Tadpole Productions Presents: Driving Miss Daisy
George Henare and Annie Whittle join forces for “Driving Miss Daisy” at the PumpHouse, May 8th to 19th
Two of New Zealand’s most iconic actors, George Henare and Annie Whittle join forces in the Tadpole Productions presentation of the classic Pulitzer prize winning play “Driving Miss Daisy”, to be performed at the historic PumpHouse Theatre on the shores of Lake Pupuke in May.
Driving Miss Daisy will also feature Phil Peleton as Miss Daisy’s son, and will be directed by well-known theatre and TV personality Louise Wallace.
Henare and Whittle follow legendary pairings who have showcased Alfred Uhry’s timeless play on stage and screen, such as Jessica Tandy and Morgan Freeman, Vanesssa Redgrave and James Earl Jones and, most recently, Angela Lansbury with James Earl Jones.
Tadpole Productions was formed last year to bring quality theatre to the North Shore and 2012 saw two acclaimed plays staged by the group –“ The Lion in Winter” and “Last of the Red Hot Lovers”.
Auckland audiences are in for a treat with “Driving Miss Daisy”, their first show for 2013.
Spanning 25 years, just prior to the civil rights movement, the story of “Driving Miss Daisy” revolves around the warm-hearted, humorous and affecting study of the unlikely relationship between a rich, aging, crotchety Southern widow and her proud, soft-spoken chauffeur, hired by her son to avoid further disastrous car accidents.
INSIGHT, TRUTH AND LIGHTNESS
DRIVING MISS DAISY
at The Pumphouse, Takapuna, Auckland
Reviewed by Johnny Givins, 10 May 2013
A rare privileged for theatre audiences is at the Pumphouse. Witness three superb actors as they display their power, skill and craft in this Pulitzer Prize winning play Driving Miss Daisy. It’s a delicate and fragile play of race relation and growing old against a backdrop of the emergence of the Black Liberation in the 1950s and 60s.
Annie Whittle is Miss Daisy. She completely becomes the elderly Jewish white woman from Atlanta with the will of iron and the frailty of age. She is compelled to take African American Hoke Colburn as her chauffeur and there develops the unlikely, long-lasting 25 year friendship. This Miss Daisy is accurate, intense and sparkles with southern charm and reluctant understanding.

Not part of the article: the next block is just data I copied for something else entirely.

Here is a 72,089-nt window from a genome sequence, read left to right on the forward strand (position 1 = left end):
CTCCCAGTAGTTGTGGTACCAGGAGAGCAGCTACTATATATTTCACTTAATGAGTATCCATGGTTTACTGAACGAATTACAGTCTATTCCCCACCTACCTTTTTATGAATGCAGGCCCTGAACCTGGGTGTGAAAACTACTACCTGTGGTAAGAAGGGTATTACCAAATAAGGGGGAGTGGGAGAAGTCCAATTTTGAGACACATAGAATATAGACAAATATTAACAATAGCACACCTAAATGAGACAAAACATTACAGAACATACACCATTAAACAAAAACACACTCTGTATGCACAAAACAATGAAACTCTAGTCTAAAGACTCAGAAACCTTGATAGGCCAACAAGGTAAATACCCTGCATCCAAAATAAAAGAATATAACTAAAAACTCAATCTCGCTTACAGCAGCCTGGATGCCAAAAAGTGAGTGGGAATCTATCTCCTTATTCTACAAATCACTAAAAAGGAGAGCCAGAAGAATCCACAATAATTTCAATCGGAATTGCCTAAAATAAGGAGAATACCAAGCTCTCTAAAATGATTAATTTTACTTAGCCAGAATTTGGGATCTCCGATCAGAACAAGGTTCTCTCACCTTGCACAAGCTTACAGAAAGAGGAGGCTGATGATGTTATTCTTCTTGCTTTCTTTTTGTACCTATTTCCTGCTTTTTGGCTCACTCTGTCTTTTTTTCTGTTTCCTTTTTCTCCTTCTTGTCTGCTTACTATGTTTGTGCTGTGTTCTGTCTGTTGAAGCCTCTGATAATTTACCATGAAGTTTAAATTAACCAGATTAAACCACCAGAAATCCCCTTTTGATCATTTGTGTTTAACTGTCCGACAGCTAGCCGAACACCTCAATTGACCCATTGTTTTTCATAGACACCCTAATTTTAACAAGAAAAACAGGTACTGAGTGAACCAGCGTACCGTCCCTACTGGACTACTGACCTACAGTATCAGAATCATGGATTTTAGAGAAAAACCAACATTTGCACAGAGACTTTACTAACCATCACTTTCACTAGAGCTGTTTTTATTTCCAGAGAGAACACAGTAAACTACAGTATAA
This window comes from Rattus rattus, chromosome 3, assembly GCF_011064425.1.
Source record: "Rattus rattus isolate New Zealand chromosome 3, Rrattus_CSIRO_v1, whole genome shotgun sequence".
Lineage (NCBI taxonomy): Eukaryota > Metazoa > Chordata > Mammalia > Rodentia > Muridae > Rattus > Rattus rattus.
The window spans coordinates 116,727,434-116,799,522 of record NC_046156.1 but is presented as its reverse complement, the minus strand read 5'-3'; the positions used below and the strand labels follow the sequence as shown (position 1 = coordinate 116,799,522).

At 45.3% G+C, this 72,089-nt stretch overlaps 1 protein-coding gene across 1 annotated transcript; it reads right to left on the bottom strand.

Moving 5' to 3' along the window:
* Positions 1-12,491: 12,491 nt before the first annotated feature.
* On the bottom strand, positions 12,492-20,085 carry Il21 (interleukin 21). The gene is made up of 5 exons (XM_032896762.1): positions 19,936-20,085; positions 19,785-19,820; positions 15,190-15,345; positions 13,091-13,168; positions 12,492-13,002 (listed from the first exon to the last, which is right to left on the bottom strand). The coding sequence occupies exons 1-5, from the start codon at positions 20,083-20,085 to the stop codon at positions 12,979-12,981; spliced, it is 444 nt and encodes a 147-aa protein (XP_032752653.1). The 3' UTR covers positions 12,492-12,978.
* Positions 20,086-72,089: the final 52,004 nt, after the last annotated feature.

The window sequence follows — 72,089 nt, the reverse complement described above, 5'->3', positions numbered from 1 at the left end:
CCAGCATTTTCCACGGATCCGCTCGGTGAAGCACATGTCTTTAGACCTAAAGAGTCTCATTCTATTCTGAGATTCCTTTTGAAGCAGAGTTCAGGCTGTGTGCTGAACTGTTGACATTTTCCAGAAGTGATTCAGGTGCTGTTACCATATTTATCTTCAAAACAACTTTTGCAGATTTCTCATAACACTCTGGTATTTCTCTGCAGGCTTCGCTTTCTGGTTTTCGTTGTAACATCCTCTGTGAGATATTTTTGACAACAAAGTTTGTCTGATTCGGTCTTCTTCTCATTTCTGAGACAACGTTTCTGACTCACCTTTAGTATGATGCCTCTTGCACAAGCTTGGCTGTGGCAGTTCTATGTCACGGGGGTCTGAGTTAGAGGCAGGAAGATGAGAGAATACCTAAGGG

George Henare is Hoke, the ‘warm-hearted’ black driver, but in this role he brings so much more. This is a performance that is flawless, intelligent, witty and above all subtle. Henare has the lightness of touch that immediately engages. Every scene is fulfilled and the audience love and understand every breath.
Phil Peleton is Daisy’s son Boolie and makes up the trio of experienced actors. He is as southern as his mother with more insight, intelligence and a sense of reality that his mother lacks. Peleton is as skilful as his more senior colleagues. He brings an honesty of character to each scene. He adds depth, total believability and a keen sense for the musical interplay in the duets.
Driving Miss Daisy was written by Alfred Uhry, opening in 1987. It ran for over a thousand performances before being made into the Oscar winning film featuring Jessica Tandy and Morgan Freeman. The play was revived in 2010 in Broadway and is now on tour in Australia with Angela Lansbury and James Earl Jones.
This production by Tadpole Productions gives Louise Wallace her first stage director credit. What a great premier. She has marshalled three excellent actors to explore the text with insight, truth and lightness. The result is a play with an ease of performance that is so rare on the Auckland Stage.
Simple settings and imaginative use of well selected back projected images round out the fine direction. Perhaps more attention to the design could have been made. The barbeque ‘Bali’ chairs just reek of ‘Kiwi’, the wood benches lack the luxury and quality that the rest of the production oozes.
The play is one hour and fifteen with no interval. An excellent night in the theatre to witness the power and humanity three skilled actors can create.